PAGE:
Neither National nor Labour introduced fundamental changes to New Zealand's industrial relations system In the 1960s and 1970s. Despite sometimes heated rhetoric and conflicts, union and political leaders often had sufficient common interest (and sometimes good personal relationships) to work together.
This 1976 cartoon shows Federation of Labour president Tom Skinner and National Party Prime Minister Rob Muldoon persuading workers to accept a nil wage order from the Court of Arbitration. Although Labour was traditionally the workers' party, Skinner and Muldoon had more than a working relationship, enjoying each other's company. A few weeks later the two were at odds – the Federation of Labour joined the Employers' Federation in re-applying for a wage order, and the union and employer representatives on the three-person Court of Arbitration Court found in favour of a 5% general wage order. Muldoon described the joint move as an 'unholy alliance'. (Quoted in Pat Wash, 'An unholy alliance: the 1968 nil wage order.' New Zealand Journal of History 28, no. 2 (October 1994), p.189.)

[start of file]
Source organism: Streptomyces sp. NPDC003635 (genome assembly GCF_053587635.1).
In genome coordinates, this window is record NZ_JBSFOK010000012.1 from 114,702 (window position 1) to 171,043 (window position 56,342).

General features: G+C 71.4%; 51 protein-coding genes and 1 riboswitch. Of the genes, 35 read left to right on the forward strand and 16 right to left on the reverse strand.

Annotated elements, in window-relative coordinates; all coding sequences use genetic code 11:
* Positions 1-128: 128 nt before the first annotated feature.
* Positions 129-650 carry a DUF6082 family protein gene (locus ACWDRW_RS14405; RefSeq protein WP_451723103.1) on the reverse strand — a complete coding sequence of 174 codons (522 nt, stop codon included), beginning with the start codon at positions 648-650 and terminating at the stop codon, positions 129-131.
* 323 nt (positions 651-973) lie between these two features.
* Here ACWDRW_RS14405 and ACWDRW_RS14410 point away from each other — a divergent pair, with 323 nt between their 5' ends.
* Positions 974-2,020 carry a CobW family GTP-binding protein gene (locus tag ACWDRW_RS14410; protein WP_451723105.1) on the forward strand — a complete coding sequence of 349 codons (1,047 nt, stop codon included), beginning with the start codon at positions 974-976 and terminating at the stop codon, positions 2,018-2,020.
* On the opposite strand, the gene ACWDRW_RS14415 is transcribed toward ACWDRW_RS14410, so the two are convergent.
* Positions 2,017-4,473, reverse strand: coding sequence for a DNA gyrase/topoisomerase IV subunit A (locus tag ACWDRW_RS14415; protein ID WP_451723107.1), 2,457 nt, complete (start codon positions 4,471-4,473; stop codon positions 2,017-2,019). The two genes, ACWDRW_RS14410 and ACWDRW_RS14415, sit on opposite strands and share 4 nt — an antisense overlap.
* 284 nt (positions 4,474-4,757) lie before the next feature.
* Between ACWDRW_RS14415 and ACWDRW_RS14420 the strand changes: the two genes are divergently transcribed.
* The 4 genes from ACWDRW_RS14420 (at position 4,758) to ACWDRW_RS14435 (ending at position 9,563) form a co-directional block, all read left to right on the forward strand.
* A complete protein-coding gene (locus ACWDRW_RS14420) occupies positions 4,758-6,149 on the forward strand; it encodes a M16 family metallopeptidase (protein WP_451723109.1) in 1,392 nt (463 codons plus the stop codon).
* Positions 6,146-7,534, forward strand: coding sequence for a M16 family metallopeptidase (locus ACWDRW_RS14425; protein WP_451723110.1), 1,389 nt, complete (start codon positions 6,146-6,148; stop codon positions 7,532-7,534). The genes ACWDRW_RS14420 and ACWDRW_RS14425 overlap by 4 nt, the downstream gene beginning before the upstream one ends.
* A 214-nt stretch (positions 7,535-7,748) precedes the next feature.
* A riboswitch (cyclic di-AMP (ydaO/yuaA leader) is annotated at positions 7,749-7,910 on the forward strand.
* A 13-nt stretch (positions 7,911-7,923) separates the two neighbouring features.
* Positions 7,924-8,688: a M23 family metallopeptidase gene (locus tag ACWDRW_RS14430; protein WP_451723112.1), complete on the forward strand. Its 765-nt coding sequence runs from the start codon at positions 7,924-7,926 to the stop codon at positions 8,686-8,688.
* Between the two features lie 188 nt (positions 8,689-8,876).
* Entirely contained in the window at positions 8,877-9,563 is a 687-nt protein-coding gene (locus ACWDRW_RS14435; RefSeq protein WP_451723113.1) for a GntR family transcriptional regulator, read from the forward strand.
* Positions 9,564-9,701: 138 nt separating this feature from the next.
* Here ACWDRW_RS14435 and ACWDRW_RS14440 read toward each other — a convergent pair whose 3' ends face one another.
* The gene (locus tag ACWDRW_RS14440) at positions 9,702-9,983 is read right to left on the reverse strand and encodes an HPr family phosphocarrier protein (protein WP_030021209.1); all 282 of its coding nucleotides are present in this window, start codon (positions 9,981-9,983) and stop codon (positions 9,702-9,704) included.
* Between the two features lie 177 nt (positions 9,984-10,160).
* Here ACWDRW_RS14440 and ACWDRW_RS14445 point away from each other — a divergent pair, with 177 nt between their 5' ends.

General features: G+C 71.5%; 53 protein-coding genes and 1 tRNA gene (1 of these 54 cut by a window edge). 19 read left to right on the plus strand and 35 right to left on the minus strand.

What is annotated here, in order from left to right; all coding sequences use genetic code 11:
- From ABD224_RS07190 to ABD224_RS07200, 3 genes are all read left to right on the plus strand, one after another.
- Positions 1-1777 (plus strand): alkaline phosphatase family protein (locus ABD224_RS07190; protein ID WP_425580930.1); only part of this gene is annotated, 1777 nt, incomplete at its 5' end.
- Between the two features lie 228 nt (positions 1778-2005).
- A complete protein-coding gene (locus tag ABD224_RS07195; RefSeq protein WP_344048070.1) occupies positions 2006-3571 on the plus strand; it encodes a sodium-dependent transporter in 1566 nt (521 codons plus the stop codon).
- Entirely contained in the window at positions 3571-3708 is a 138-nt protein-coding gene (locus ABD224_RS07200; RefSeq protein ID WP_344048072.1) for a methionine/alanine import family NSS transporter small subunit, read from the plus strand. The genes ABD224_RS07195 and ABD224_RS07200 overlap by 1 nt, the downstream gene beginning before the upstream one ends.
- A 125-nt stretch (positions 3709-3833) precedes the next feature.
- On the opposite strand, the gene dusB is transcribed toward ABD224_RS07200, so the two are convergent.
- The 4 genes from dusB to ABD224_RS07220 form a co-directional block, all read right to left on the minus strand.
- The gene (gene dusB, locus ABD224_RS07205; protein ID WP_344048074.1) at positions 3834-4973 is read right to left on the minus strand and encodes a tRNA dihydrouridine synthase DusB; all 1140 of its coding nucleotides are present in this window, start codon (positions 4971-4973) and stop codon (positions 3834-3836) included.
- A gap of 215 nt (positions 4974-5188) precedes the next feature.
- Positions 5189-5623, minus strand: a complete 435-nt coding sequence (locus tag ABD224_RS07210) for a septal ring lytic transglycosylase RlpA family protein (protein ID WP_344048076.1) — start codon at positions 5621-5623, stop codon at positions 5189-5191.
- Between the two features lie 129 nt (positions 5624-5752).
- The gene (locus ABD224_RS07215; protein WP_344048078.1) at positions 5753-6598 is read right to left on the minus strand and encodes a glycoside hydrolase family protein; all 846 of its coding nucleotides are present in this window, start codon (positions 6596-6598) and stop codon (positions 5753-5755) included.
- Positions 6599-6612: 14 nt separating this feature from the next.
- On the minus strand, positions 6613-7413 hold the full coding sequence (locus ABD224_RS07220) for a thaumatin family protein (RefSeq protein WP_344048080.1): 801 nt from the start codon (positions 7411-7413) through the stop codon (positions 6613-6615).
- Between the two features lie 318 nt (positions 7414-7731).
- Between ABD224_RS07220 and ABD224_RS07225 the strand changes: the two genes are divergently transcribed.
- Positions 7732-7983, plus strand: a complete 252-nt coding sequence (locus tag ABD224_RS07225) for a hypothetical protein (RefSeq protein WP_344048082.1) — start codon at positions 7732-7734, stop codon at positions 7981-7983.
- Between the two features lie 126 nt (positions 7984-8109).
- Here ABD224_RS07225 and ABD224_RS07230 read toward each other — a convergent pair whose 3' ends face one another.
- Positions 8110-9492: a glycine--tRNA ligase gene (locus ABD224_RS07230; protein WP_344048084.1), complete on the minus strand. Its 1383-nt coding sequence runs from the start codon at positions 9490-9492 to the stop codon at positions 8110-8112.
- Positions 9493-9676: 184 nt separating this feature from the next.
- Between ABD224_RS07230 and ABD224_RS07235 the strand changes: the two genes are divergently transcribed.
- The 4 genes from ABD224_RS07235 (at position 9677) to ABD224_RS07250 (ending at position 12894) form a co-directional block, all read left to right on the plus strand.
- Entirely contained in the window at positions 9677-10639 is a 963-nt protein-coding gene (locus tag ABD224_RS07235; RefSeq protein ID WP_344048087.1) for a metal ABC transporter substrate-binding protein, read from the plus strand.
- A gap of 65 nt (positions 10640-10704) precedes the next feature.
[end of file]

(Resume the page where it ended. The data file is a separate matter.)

Courtesy of Peter Bromhead
Te whakamahi i tēnei tūemi
Permission of the Alexander Turnbull Library, National Library of New Zealand, Te Puna Mātauranga o Aotearoa, must be obtained before any re-use of this image.